The Secret History of Tile

History of TileTile is one of the oldest materials used in permanent architecture. Dating back to at least the third century B.C., tiles have been an enduring fixture on roofs, floors, and decorative panels for more than 2000 years. It is easy to see why they have such enduring popularity. Tiles are strong but lightweight, which means that they are easy to use a building material but still have the capability to stand up to the elements. In addition, many types of tiles are stain resistant and waterproof, which means that in addition to being practical they also retain their beauty for many years.

The Earliest Tiles

The earliest tiles were made of fired clay and used to create waterproof roofs. These tiles were fairly large and could be shaped so they fit together, making a roof that would allow rain to slant off of it. Because tiles are more difficult to make than thatched roofs, as well as being too heavy to dismantle and move easily, it was only when large cities and permanent settlements became more common that they were able to catch on as an alternative to temporary building materials.

The Development of Floor Tiles

Floor tiles have been around nearly as long as roof tiles, though they represent a big step forward in terms of using tile for decorative purposes in addition to purely practical. Often made of terracotta ceramics or colored stone, floor tiles presented an easy way to create a colorful, patterned surface.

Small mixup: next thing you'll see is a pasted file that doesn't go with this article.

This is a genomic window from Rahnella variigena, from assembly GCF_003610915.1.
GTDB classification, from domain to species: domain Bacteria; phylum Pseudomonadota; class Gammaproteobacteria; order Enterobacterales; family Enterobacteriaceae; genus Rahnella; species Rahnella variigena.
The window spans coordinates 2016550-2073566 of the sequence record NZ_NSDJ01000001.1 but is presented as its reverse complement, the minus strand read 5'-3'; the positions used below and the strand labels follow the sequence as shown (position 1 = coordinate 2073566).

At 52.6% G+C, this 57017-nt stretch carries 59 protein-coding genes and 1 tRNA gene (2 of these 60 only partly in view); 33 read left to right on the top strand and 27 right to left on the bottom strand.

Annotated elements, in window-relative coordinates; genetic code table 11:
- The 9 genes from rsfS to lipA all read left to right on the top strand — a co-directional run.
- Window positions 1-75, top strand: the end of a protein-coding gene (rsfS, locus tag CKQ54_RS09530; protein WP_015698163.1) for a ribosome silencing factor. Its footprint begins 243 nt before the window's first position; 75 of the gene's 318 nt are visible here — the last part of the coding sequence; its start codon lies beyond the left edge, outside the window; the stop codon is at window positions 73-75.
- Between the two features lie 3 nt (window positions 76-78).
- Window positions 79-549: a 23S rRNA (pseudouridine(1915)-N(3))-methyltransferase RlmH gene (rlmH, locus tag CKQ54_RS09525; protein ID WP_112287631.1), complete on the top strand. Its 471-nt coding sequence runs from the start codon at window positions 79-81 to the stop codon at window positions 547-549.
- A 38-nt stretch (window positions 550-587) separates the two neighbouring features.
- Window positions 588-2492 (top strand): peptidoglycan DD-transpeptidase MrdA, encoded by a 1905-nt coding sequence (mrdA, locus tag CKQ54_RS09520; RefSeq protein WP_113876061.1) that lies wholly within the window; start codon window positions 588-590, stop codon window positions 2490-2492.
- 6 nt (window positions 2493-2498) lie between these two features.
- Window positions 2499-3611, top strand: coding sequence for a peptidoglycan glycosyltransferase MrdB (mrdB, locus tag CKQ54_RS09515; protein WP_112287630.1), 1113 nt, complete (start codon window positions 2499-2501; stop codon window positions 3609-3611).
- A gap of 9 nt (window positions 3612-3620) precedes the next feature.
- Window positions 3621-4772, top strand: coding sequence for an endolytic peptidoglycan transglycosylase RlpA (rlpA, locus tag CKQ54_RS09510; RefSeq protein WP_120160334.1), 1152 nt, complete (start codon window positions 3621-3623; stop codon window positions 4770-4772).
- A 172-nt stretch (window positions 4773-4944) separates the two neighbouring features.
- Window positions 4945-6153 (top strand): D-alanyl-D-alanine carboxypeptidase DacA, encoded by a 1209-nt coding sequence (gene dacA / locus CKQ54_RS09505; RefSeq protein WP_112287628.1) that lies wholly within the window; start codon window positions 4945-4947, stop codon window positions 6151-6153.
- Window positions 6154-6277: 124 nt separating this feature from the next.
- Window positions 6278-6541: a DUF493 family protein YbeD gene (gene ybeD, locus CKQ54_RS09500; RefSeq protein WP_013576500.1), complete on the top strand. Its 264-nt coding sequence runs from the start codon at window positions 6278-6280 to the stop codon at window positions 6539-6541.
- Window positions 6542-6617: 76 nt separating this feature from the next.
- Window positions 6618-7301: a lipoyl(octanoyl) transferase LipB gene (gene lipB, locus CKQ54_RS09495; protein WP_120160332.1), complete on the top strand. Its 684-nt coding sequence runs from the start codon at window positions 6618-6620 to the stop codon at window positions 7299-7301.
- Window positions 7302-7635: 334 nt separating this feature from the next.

Tiles Become Decorative

Decorative tile involves placing colored tiles directly only into walls or floors to create a pattern or picture. The practice dates back to ancient Persia, when the interiors of palaces and other important buildings were often completely covered in tile mosaic. The practice is still quite common today, with tile floors in homes and commercial buildings often laid out in a distinct pattern.

Western Tiles

Painted tiles became popular in Western Europe beginning around 1400 A.D. Rather than piecing together mosaics out of solid-colored tiles, European artisans preferred to paint directly onto the tile. These painted tiles were often displayed in churches, where they provided a more permanent and durable alternative to canvass paintings or tapestries.

The Modern Legacy

Nearly all these classical uses for tile are still alive and well today. Tile roofs are still used in mission and New Mexico architecture, while tile floors are common in kitchens and baths of all types. Decorative tile does not enjoy the widespread popularity it once did, but painted tiles and mosaic floors can still be found in both public buildings and private residence.

Contact Mission Tile West to make indoor or outdoor tiles part of your home. With so many styles available, there is sure to be something to suit any design scheme.